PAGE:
Although I generally learn about UDRP cases after the decisions are made, I occasionally look through all of the WIPO UDRP cases that have been filed. The World Intellectual Property Organization, which oversees UDRP cases, lists all of the cases filed by year, and it provides a status update next to each case – from pending through decided and everything in between. This is in addition to being able to search for cases by domain name, complainant, and respondent.
One reason I monitor filings is to stay ahead to see if there are certain companies that are aggressively and/or over aggressively protecting their brands. I particularly pay attention to geodomain names, acronym domain names (2 and 3 letters and 2 and 3 numbers), and other generic domain names. Whether or not a majority of these cases are awarded to the complainant doesn’t really impact my reasoning for monitoring. I watch them to proactively protect my domain names and be mindful of certain companies when making future acquisitions, because a UDRP defense can be expensive and can only negatively impact the value of a domain name.
Below are recent UDRP filings for seemingly generic domain names:
Hostess.com – filed by Interstate Bakeries Corporation
QUE.com – filed by Plastic Logic, Inc.
ENX.com – filed by ENX (European Network Exchange) Association
WiFiParis.com – filed by Ville de Paris
MID.org – filed by The Royal National Institute for Deaf People
Reading this, and a lot of the related posts at domain name wire makes me think that big companies are going after domain names through UDRP far more than they used to, and in many or even most cases the claim is unjust. Consider wifiparis.com – currently a developed and useful website – how would any other person/organization have a claim over that domain unless there is a trademark predating the domain registration (which I haven’t checked). Although the owner of this domain name will probably not lose it, it will cost them time and probably money to defend their case, and presuming they are successful they will not be compensated as far as I know.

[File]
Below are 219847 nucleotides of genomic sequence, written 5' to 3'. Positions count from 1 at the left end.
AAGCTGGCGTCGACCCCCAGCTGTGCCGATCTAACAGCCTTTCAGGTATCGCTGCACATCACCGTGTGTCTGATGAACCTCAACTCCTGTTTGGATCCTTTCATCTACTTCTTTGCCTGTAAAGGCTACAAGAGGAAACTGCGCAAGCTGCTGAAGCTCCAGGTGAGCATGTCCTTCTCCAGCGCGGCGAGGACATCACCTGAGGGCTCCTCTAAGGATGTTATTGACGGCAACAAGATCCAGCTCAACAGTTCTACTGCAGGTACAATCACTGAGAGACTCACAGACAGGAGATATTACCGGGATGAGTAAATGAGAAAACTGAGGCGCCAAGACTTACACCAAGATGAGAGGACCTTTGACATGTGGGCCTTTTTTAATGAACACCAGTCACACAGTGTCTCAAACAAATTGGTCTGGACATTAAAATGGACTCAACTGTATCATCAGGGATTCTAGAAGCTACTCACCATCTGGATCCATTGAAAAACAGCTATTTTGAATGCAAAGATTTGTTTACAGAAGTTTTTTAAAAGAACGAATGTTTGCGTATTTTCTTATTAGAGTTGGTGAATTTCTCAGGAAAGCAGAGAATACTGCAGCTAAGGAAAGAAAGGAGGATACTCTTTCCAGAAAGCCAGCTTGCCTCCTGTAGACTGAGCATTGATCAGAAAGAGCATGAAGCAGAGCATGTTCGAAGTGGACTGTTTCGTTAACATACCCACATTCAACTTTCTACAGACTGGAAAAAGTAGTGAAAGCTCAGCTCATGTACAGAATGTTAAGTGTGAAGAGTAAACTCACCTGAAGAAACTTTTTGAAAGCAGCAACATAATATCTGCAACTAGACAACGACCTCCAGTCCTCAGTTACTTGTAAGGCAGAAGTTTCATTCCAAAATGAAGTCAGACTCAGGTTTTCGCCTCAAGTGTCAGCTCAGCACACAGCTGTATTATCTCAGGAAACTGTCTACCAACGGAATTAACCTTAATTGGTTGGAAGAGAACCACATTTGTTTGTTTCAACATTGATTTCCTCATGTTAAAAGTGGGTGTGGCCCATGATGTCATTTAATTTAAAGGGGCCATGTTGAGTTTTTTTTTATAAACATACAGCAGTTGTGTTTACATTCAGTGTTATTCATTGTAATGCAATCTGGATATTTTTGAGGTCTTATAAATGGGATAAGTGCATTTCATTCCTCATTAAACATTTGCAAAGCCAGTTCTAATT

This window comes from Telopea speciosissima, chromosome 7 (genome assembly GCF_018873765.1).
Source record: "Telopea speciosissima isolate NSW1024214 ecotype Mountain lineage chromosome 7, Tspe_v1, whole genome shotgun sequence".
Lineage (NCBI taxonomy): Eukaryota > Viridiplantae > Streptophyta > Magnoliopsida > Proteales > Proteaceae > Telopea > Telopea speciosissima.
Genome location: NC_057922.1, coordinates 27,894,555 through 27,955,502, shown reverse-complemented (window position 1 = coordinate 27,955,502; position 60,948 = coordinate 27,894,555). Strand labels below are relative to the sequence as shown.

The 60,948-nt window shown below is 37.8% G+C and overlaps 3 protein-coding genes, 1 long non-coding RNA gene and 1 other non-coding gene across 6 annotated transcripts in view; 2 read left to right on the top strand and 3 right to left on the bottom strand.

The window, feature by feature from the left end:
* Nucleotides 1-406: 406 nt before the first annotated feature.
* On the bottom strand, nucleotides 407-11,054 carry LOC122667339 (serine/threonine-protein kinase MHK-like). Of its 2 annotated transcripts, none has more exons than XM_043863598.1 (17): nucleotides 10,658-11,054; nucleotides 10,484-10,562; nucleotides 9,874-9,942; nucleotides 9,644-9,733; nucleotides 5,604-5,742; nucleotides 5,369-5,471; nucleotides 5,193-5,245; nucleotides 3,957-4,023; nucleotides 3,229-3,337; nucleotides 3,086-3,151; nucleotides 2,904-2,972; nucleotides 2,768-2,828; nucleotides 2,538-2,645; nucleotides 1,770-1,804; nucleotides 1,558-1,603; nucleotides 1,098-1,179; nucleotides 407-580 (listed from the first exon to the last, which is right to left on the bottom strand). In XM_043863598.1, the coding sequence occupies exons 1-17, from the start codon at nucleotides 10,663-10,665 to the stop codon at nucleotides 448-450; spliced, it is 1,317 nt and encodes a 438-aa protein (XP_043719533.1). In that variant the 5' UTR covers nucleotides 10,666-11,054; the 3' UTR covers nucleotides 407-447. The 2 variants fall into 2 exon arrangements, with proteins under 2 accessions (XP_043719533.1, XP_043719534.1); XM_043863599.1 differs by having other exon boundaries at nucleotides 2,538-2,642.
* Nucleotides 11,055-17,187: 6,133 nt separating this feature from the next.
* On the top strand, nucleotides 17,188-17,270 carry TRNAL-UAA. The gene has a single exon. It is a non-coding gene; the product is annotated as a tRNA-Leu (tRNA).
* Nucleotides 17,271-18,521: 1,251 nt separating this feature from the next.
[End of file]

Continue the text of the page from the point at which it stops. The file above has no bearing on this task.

I’ve just looked at mid.org – developed site, possibly related to local govt. Why The Royal National Institute for Deaf People believes they have rights to that domain is beyond me.
How any company can think they have a claim to a generic name like “hostess.com” is ridiculous to me. I remember an interesting WIPO case I read a while back involving shangrila.com and Shangrila Hotels and Resorts. To make a long story short they ended up winning the domain.
Are you kidding???
One of the biggest most well know food brands on the planet.
You never heard of Hostess Twinkies???
These companies have to protect their brands to maintain the rights to their TM’s. If you don’t enforce your TM you can lose the rights to it.
Yeh some of these claims aren’t kosher, but something like Hostess surely is.
Thanks for the info on this. They have an RSS feed on decisions but not on filings – at least I can easily watch how they come about.
Do remember that Hostess is also a dictionary word. It appears that Hostess was being used as a hosting companies site up till 2007 according to archive. Hostess (bakery) could not take the domain away if the owner is still actively in the web hosting business. If they put up a blank page or it does not resolve than hostess may have a claim against them. I guess well just have to wait and see what kind of information has been obtained.
mid.org is in dispute wtf 😀
i hope Institute for Deaf People will be sued badly and kicked